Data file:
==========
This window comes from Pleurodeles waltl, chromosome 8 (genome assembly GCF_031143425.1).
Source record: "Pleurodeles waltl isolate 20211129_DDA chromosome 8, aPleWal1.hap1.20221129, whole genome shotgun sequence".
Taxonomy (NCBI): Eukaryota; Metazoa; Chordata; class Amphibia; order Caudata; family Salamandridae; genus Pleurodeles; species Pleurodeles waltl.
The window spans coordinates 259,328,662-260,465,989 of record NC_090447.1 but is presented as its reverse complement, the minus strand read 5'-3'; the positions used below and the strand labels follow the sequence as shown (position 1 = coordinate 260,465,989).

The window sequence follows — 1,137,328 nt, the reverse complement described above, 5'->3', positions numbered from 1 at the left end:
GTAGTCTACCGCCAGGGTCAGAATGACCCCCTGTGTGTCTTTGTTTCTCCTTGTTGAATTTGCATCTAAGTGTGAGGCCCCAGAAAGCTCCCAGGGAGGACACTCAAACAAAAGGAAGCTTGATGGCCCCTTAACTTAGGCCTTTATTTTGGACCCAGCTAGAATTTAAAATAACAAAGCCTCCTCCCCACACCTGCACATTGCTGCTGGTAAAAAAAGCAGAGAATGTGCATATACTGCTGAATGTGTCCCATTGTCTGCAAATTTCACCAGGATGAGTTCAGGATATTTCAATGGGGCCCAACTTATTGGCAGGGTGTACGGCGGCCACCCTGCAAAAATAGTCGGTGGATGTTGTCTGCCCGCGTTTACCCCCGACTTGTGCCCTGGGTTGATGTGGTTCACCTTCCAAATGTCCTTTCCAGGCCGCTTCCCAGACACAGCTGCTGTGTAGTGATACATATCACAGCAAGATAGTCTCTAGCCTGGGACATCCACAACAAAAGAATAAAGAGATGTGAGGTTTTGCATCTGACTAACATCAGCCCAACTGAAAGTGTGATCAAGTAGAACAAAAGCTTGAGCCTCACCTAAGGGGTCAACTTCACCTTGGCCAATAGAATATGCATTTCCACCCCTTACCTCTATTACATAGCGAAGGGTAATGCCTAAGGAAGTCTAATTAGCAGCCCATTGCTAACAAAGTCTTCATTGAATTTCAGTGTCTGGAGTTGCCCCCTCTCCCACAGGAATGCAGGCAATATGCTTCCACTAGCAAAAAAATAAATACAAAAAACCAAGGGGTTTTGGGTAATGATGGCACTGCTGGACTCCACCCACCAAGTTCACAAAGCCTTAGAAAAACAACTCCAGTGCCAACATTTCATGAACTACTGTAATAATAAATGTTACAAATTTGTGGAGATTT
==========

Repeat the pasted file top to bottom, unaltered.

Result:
This window comes from Pleurodeles waltl, chromosome 8 (genome assembly GCF_031143425.1).
Source record: "Pleurodeles waltl isolate 20211129_DDA chromosome 8, aPleWal1.hap1.20221129, whole genome shotgun sequence".
Taxonomy (NCBI): Eukaryota; Metazoa; Chordata; class Amphibia; order Caudata; family Salamandridae; genus Pleurodeles; species Pleurodeles waltl.
The window spans coordinates 259,328,662-260,465,989 of record NC_090447.1 but is presented as its reverse complement, the minus strand read 5'-3'; the positions used below and the strand labels follow the sequence as shown (position 1 = coordinate 260,465,989).

The window sequence follows — 1,137,328 nt, the reverse complement described above, 5'->3', positions numbered from 1 at the left end:
GTAGTCTACCGCCAGGGTCAGAATGACCCCCTGTGTGTCTTTGTTTCTCCTTGTTGAATTTGCATCTAAGTGTGAGGCCCCAGAAAGCTCCCAGGGAGGACACTCAAACAAAAGGAAGCTTGATGGCCCCTTAACTTAGGCCTTTATTTTGGACCCAGCTAGAATTTAAAATAACAAAGCCTCCTCCCCACACCTGCACATTGCTGCTGGTAAAAAAAGCAGAGAATGTGCATATACTGCTGAATGTGTCCCATTGTCTGCAAATTTCACCAGGATGAGTTCAGGATATTTCAATGGGGCCCAACTTATTGGCAGGGTGTACGGCGGCCACCCTGCAAAAATAGTCGGTGGATGTTGTCTGCCCGCGTTTACCCCCGACTTGTGCCCTGGGTTGATGTGGTTCACCTTCCAAATGTCCTTTCCAGGCCGCTTCCCAGACACAGCTGCTGTGTAGTGATACATATCACAGCAAGATAGTCTCTAGCCTGGGACATCCACAACAAAAGAATAAAGAGATGTGAGGTTTTGCATCTGACTAACATCAGCCCAACTGAAAGTGTGATCAAGTAGAACAAAAGCTTGAGCCTCACCTAAGGGGTCAACTTCACCTTGGCCAATAGAATATGCATTTCCACCCCTTACCTCTATTACATAGCGAAGGGTAATGCCTAAGGAAGTCTAATTAGCAGCCCATTGCTAACAAAGTCTTCATTGAATTTCAGTGTCTGGAGTTGCCCCCTCTCCCACAGGAATGCAGGCAATATGCTTCCACTAGCAAAAAAATAAATACAAAAAACCAAGGGGTTTTGGGTAATGATGGCACTGCTGGACTCCACCCACCAAGTTCACAAAGCCTTAGAAAAACAACTCCAGTGCCAACATTTCATGAACTACTGTAATAATAAATGTTACAAATTTGTGGAGATTT